The Intelligent Investor Book Summary: 2 Important Lessons

The Intelligent Investor by Benjamin Graham

The Intelligent Investor focuses more on value investment rather than going by the hype and selling the stock in one or two years, the Benjamin Graham author of this book will teach you how one can pick a stock and what kind of mistakes one should not make in the stock market.

Talking about myself, The Intelligent Investor Book has taught me, two lessons which we will talk about in a minute. Personally, I feel, that if you have never invested a single penny in the stock market then this is the perfect book for you but if you’re investing for a long time then you can skip the book.

Quotes

“But investing isn’t about beating others at their game. It’s about controlling yourself at your own game.” – Benjamin Graham

“The stock investor is neither right nor wrong because others agreed or disagreed with him; he is right because his facts and analysis are right.” – Benjamin Graham

“invest only if you would be comfortable owning a stock even if you had no way of knowing its daily share price.” – Benjamin Graham

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The Intelligent Investor Book Summary

Benjamin Graham is known as the “father of value investing” and he has shared the same in this book along with some of the historical data on the stock market which will give you a clear idea of how the stock market works in the first place.

I think you may have heard two rules of investing that student (Warren Buffett) of Benjamin Graham talks about,

  • Rule No. 1: Never lose money.
  • Rule No. 2: Never forget Rule No. 1.

By the way, if you’re a trader then the Intelligent Investor book is not for you, you should rather learn about charts,

I will give you my example,

If I’m investing in the stock market then I will pick those stocks which I feel confident holding for more than 10 years.

I always check the yearly result of all the companies I’m holding and if I feel that, certain companies are not doing well or they won’t do well in the future then I re-shuffle my holding.

In short, I’m a long-term investor but I invest in growth-ordinated companies.

For example, if you want a 10% to 12% return then you can invest in companies like HDFC Bank, Reliance, or even HUL. These companies won’t make your money double or triple but you will have the safety of not losing money, it’s like a fixed deposit but with a high-interest rate.

On the other hand, we have companies like Tata Motors, Tata Power, Adani Power, and many more which can give you way better returns because these companies are working on EVs, so the chances are the stock price of companies will also go up because as we all say “EVs are the future”

FYI, I’m not a financial adviser, I have just given the example, if you want to invest in anything, first do your research, don’t ever invest because someone else is telling you.

That’s all, now let me share with you two lessons that helped me a lot in my investment journey…

  • Don’t Invest in IPO (Initial Public Offering)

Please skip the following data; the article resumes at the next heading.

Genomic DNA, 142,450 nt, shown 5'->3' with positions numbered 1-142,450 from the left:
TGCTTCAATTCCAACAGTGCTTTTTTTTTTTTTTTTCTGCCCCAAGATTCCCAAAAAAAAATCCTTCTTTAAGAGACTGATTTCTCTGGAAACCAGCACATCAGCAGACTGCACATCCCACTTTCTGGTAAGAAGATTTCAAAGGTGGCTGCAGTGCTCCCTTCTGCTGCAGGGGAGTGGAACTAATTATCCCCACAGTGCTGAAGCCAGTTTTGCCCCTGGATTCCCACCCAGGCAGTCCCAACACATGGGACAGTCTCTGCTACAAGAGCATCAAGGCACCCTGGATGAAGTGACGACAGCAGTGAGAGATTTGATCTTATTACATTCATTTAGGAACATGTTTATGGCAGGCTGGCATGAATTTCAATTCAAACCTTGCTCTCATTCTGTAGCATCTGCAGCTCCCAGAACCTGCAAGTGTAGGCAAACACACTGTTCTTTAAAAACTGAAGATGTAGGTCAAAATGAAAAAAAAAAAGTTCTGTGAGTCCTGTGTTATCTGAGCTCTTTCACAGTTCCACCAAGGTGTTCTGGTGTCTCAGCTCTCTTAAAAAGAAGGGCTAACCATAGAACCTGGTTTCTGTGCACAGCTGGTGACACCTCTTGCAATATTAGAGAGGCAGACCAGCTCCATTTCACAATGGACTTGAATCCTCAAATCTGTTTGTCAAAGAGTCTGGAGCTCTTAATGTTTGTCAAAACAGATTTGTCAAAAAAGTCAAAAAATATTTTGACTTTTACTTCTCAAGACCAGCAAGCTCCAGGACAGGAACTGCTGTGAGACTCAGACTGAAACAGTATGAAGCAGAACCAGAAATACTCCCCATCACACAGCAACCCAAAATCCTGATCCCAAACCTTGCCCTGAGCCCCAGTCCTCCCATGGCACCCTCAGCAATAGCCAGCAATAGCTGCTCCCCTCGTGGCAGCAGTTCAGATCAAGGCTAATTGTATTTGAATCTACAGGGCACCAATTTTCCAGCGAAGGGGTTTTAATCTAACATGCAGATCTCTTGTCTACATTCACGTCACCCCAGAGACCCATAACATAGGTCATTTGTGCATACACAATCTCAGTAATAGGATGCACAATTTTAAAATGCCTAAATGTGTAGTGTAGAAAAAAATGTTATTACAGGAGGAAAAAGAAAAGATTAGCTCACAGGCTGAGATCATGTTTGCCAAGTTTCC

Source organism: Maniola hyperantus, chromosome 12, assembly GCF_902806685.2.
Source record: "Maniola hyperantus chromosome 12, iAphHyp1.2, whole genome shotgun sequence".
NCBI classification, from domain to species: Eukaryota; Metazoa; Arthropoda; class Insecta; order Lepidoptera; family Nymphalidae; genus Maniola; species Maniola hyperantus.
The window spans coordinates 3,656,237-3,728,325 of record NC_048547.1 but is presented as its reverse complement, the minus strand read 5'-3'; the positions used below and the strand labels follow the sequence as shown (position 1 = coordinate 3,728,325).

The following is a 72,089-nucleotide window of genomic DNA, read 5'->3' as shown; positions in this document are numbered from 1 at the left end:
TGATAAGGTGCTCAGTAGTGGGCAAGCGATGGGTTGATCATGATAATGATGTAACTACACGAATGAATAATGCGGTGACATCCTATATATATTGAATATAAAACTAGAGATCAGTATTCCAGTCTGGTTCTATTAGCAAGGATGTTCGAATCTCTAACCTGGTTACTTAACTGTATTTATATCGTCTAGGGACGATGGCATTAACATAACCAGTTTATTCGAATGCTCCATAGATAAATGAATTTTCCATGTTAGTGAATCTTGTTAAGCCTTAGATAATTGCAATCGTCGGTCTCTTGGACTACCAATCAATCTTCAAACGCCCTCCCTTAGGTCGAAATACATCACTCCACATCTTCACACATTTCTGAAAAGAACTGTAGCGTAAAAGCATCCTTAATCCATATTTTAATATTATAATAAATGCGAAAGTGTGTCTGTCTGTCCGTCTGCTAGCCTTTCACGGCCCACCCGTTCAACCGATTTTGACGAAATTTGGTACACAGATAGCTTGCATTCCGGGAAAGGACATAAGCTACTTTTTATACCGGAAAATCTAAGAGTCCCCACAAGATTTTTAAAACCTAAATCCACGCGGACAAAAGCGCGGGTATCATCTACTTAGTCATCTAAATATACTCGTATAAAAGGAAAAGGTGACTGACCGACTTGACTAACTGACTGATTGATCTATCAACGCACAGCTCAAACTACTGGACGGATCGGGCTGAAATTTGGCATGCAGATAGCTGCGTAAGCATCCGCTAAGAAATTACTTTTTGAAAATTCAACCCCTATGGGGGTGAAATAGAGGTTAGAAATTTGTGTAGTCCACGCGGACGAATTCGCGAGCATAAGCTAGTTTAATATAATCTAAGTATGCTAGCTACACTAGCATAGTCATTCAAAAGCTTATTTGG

• If you’re entering into stock market then invest for at least 7 years

Don’t Invest in IPO (Initial Public Offering)

Have you a heard of PayTM, they launched the IPO at Rs 2150 per share, and guess what they listed at Rs 1955 while the day low was Rs 1564.

So if you have bought the 6 shares of PayTM at Rs 2150 which means you have invested Rs 12,600. On the listing day that Rs 12,600 will become Rs 9,384.

Here Benjamin Graham has said that the IPO price is decided by the large stakeholder of the company. These companies have invested their money from the beginning, so they also want to make a profit.

Let’s say, the X company has sold the 10% to Y for Rs 10 per share. So whenever, the X company goes public and if the Y company is the largest stakeholder of X company then the Y company will make a huge impact on choosing the share price and that is what happened with PayTM.

When X company got listed, the big investor will take the profit out of it and if the company is not delivering a good profit then the price of the particular company will also go down, and again, the same happened with PayTM.

So the moral of the story is, stay away from the IPO and if you feel that, the coming up IPO is good then wait for some time, and when the stock currents, you can take a position.

The key factor in the stock market is patience.

Be Long-Term Investor

I have already said that, if you’re investing in the stock market then pick good companies and stick to these companies for a long time, Benjamin Graham has said, a minimum of 7 years is a must for the stock market.

“A stock is not just a ticker symbol or an electronic blip; it is an ownership interest in an actual business, with an underlying value that does not depend on its share price.” – Benjamin Graham,

By the way, I invest for 10+ years, depending on the company I choose…

By the way, when you invest for the long term, you don’t have to check the stock market every day, select one date and stocks and invest in those companies every month, regardless of the market condition.

Conclusion

Again, the same thing,

If you have never invested a single penny in the stock market then this is the perfect book for you but if you’re investing for a long time then you can skip the book.

Still, if you want to read the book then I would recommend you to read chapter number 8 & 20.

  • Chapter 8 – The Investor and Market Fluctuations
  • Chapter 20 – “Margin of Safety” as the Central Concept of Investment

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